Charles Babbage, the English mathematician, once wrote to poet Alfred Lord Tennyson: ''In your otherwise beautiful poem ('The Vision of Sin'), there is a verse which reads:
'Every moment dies a man,
Every moment one is born.'
''It must be manifest that, were this true, the population of the world would be at a standstill. In truth the rate of birth is slightly in excess of that of death. I would suggest for the next edition of your poem you have it read:
'Every moment dies a man,
Every moment 1 1/16th is born.'
''Strictly speaking,'' the hair-splitter added, ''this is not correct. The actual figure is a decimal so long that I cannot get it in the line, but I believe that 1 1/16th will be sufficiently accurate for poetry. . . .''
It's ''Mathematica: A World of Numbers and Beyond,'' a much-acclaimed exhibit by the celebrated designers known as the Office of Charles and Ray Eames, that provides such peepholes into the wit, powers, and inner workings of the mathematical mind.
A whole generation of Americans in the West and Midwest has grown up enjoying this popular, pace-setting exhibit about the world's great mathematicians and the fun, joy, and power they found in their work.
The exhibit, sponsored by the International Business Machines Corporation, has been seen by millions at the California Museum of Science and Industry in Los Angeles, where the original opened in 1963 and is still going strong, and at Chicago's Museum of Science and Industry, which until 1980 had an exact duplicate.
Now it's Boston's turn for a run of at least five years. The ''Mathematica'' that Chicago enjoyed for so long, and reluctantly released, made its East Coast debut a year ago last November at the Museum of Science here. Children and adults in New England are learning that mathematics, far from being dull, boring , and intimidating, can be a friendly and exciting subject.
Math, exciting? Yes, the fun and noise begin only a few steps inside the sliding metal gate of the exhibit at the ''Probability'' display. Every 10 minutes, 30,000 balls drop one by one inside a tall, thin glass sandwich, dancing at random down through row upon row of horizontal pegs. Piling up in the bottom half of the sandwich, they invariably form the ''normal distribution curve'' that looks like the high point of a roller coaster.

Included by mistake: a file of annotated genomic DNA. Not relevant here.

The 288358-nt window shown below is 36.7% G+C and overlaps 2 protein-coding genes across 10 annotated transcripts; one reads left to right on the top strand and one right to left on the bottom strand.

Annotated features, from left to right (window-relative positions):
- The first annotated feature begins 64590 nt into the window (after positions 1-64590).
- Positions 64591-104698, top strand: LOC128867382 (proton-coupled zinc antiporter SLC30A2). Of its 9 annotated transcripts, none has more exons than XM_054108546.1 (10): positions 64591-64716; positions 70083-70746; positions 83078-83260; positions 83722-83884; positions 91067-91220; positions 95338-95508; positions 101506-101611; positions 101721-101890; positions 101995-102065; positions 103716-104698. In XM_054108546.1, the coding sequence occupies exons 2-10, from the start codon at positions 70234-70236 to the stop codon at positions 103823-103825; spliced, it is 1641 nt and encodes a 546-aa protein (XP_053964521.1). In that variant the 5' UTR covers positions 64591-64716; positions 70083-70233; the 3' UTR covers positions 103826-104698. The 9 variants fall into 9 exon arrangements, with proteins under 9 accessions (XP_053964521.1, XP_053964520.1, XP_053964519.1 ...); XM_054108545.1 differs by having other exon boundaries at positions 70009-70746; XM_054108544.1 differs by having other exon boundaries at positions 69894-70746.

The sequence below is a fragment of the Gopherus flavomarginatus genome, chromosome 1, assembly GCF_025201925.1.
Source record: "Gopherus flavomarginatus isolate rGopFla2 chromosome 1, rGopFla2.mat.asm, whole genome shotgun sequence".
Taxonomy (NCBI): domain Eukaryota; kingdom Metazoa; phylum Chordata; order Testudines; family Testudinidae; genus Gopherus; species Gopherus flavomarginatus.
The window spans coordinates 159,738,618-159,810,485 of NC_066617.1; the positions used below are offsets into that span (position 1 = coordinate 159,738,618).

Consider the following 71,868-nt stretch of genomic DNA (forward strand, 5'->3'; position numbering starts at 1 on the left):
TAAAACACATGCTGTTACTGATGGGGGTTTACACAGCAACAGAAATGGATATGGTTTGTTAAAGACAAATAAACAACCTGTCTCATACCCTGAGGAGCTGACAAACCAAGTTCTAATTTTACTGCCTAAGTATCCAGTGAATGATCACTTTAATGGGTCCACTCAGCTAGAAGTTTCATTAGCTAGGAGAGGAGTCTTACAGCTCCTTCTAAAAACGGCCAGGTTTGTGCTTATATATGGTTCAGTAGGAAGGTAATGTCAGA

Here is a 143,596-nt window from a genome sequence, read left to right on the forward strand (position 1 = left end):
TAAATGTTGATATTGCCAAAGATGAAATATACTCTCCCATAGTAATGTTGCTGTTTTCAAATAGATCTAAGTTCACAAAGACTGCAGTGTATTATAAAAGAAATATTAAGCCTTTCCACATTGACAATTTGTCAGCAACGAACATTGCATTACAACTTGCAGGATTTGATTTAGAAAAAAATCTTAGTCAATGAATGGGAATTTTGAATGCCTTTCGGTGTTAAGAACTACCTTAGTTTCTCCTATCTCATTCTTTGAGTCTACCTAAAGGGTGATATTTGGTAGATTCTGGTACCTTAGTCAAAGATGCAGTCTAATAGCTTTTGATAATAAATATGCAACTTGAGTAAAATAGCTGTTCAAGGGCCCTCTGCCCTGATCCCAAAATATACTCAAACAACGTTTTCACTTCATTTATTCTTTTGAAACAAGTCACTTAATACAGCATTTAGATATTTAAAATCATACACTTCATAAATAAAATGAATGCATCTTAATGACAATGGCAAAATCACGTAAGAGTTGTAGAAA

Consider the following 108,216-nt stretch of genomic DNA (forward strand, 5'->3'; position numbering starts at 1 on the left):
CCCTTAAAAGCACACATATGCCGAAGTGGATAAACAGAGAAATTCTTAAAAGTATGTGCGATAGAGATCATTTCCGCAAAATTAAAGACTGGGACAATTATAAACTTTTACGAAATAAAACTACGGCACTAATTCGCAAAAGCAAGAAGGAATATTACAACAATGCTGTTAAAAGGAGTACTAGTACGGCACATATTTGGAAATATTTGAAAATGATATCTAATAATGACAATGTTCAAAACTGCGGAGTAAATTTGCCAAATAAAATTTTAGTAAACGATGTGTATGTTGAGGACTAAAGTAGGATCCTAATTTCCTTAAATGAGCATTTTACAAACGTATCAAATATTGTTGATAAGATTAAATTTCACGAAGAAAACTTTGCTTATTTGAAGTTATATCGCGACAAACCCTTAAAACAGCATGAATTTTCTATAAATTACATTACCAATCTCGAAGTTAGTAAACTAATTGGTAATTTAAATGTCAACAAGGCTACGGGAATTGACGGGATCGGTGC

This is the Eames's way of proving the probability theory of the French mathematician Blaise Pascal. Probability deals with questions that we answer with such everyday words as ''possibly,'' ''sometimes,'' ''maybe,'' and ''I hope so.'' In just such ways mathematics sneaks unnoticed into our lives. Today, Pascal's theory is important in insurance, traffic control, thermodynamics, astrophysics, genetics, etc.
Towering above other displays is a ''prove-it-yourself'' model of a favorite geometrical curiosity: the serpentine Moebius band, which has only one side and one edge. Pushing a button, the visitor sets in motion a red arrow that looks like a little red train. It travels on a black track over the whole surface of the big white plastic Moebius band, returning, amazingly, to the spot where it began.
Delightful stories have been written about painters being hired to paint one side of a Moebius band and scrape the paint off the other side. ''But if you peeled off a coat of paint and opened it out, the exhibit explains, ''the paint would not be a Moebius band.''
Fun? Yes. Silly? Not really. This clever geometrical joke has its practical side. A twist is often put in conveyor belts and moving sidewalks so that the whole surface wears out simultaneously.
''Minimal surfaces.'' Now there is a stodgy-sounding subject. Or is it? The Belgian physicist Joseph Plateau set scientists scratching their heads with this conundrum: ''Is there a surface of minimal area spanning any given closed curve?'' For over 100 years mathematicians struggled to solve this problem.